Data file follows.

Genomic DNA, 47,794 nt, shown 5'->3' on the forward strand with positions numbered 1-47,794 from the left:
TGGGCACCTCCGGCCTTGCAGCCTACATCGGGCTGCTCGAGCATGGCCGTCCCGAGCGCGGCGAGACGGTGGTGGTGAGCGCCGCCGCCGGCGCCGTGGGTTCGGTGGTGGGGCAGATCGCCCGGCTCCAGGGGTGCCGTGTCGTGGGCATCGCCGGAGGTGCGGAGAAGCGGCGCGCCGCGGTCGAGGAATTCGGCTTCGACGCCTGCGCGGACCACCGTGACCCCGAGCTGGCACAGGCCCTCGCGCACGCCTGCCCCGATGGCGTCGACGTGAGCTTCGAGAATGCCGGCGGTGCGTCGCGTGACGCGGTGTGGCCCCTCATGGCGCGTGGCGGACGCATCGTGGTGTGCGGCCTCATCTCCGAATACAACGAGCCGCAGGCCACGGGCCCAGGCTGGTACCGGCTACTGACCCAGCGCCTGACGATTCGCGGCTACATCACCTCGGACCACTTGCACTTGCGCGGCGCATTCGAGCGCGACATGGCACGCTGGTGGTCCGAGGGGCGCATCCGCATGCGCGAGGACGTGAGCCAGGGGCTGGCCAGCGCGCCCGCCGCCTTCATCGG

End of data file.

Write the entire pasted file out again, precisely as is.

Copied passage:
Genomic DNA, 47,794 nt, shown 5'->3' on the forward strand with positions numbered 1-47,794 from the left:
TGGGCACCTCCGGCCTTGCAGCCTACATCGGGCTGCTCGAGCATGGCCGTCCCGAGCGCGGCGAGACGGTGGTGGTGAGCGCCGCCGCCGGCGCCGTGGGTTCGGTGGTGGGGCAGATCGCCCGGCTCCAGGGGTGCCGTGTCGTGGGCATCGCCGGAGGTGCGGAGAAGCGGCGCGCCGCGGTCGAGGAATTCGGCTTCGACGCCTGCGCGGACCACCGTGACCCCGAGCTGGCACAGGCCCTCGCGCACGCCTGCCCCGATGGCGTCGACGTGAGCTTCGAGAATGCCGGCGGTGCGTCGCGTGACGCGGTGTGGCCCCTCATGGCGCGTGGCGGACGCATCGTGGTGTGCGGCCTCATCTCCGAATACAACGAGCCGCAGGCCACGGGCCCAGGCTGGTACCGGCTACTGACCCAGCGCCTGACGATTCGCGGCTACATCACCTCGGACCACTTGCACTTGCGCGGCGCATTCGAGCGCGACATGGCACGCTGGTGGTCCGAGGGGCGCATCCGCATGCGCGAGGACGTGAGCCAGGGGCTGGCCAGCGCGCCCGCCGCCTTCATCGG